Altair Feko: Using the MoM and MLFMM solvers in parallel processing - parallel scaling efficiency and implications


What is parallel scaling efficiency?

"Parallel scaling efficiency" is a concept that frequently arises when solving problems on compute clusters. The solving of large models on cluster computing systems elicits a commonly asked question: "how many cores is enough?" Understanding the concepts and knowing typical solver performance on compute clusters helps to address this question.

The term, "parallel scaling efficiency",  can be summarized as how efficiently computational resources can be added to the existing, measured against a  performance reference. In simpler terms, and from a user's perspective, the expectation is that if the number of cores, or rather, the number of parallel processes are doubled, the solution time would be halved. Furthermore, in terms of memory consumption, the expectation is that there would be a minimal increase in memory consumption. In an ideal scenario, the memory consumption should stay constant with increasing number of parallel processes. In this article you will see that Feko has excellent parallel scaling and that memory saving algorithms help to keep the scaling performance near ideal.

Parallel scaling performance is highly dependent on the following two things:

  1. The selected solver
  2. The size of the model

MoM solver:

Consider firstly a model small enough to be solved on a modern laptop computer. It is a series fed patch array on a finite substrate. The longest dimension is approximately ten free space wavelengths and the model consists of 18 000 unknowns.

The model requires just over 7 GByte of memory. The model is solved with a varying number of parallel processes, from 2 to 16 with an increment of 2. In the graphs below the runtime and memory are displayed in terms of the parallel efficiency (blue) and the actual run time and memory consumption are displayed in red.

The graphs show that runtime is decreased by adding more parallel processes. However the reduced slope of the actual value and lower percentages for the efficiency indicates that around 8 to 10 processes is a good number to use for this model. If there are remaining idle processes on the machine, perhaps those could be used for other processing. The memory shows a marginal increase with increasing parallel processes. Therefore the parallel scaling efficiency in terms of memory is nearly 100%.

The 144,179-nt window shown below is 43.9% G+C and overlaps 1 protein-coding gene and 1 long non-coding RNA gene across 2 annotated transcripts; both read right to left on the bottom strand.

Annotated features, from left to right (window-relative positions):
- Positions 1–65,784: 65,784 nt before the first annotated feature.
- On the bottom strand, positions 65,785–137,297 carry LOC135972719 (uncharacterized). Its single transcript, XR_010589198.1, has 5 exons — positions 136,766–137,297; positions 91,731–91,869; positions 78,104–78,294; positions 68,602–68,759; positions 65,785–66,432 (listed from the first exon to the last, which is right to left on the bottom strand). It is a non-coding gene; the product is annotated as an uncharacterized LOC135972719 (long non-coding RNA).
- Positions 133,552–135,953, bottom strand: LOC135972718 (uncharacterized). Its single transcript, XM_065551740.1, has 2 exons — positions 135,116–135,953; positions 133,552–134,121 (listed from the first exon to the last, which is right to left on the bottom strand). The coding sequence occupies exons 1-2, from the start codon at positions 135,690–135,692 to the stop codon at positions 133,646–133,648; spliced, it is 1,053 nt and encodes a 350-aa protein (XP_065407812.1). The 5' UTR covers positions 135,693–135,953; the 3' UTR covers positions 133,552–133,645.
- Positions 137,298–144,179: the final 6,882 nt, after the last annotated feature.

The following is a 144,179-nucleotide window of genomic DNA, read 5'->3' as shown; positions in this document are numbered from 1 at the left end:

From an optimisation search perspective, where different iterations of the model could be farmed out, setting the number of parallel processes to four and farming out four different iterations of the model would solve much faster than using all 16 processes for a single iteration.

Next consider a much larger model, a car with rooftop antenna system at 2.6 GHz. The longest dimension is approximately 36 free space wavelengths and the model consists of 246 000 unknowns. The model requires about 450 GByte of memory.

The total wall time scales very well with a much larger number of parallel processes. The model is suitable to be solved on a compute cluster. 

Comparing the patch array with the car, and considering that a scaling efficiency of 60% is reasonable, the patch array reaches this threshold at around 14 parallel processes while the car reaches the same at between 64 and 128 processes.

MLFMM solver:

Again consider firstly a model small enough to be solved on a modern laptop computer. It is a helicopter at 400 MHz. The distance between the cockpit and tail is approximately 24 free space wavelengths and it consists of 95 000 unknowns. The model requires between 1 and 3 GByte of memory.

The parallel efficiency for this model is very good in terms of runtime. The MLFMM solver however shows an increase in memory relative to the increase in parallel processes. Nevertheless, for a computer with 16 cores it is clear that all the cores can efficiently be used in the solution.

Next consider a much larger model of an Airbus aircraft at 1.1 GHz with a stacked patch antenna on the fuselage above the cockpit. The wingspan is about 80 meters or 293 free space wavelengths.

The model mesh consists of roughly 23 million unknowns and memory requirements range from 400 to 700 GByte.

The runtime parallel scaling efficiency is good up to 16 processes but drops off with higher numbers of processes. While it is beyond the scope of this article, for the MLFMM it can be stated that performance is generally better for models where the iterative solution stage is short compared to the other stages of the solution, and vice versa.

While the memory scaling performance efficiency shows a decrease with increasing number of processes, an interesting inflection point is observed at 32 processes. The reason for this is that during the solution Feko automatically converts the parallel processes (MPI) to threads (openMP) if it is estimated that the memory will be insufficient. In terms of runtime performance only a few percent increase in runtime is observed if Feko applies this automatic switch.

Conclusion:

The parallel scaling of the MoM and MLFMM solvers were demonstrated with a few examples. Such tests could be useful to perform before embarking on a project that requires multiple solutions or variations of the same model to inform the selection of a suitable number of parallel processes.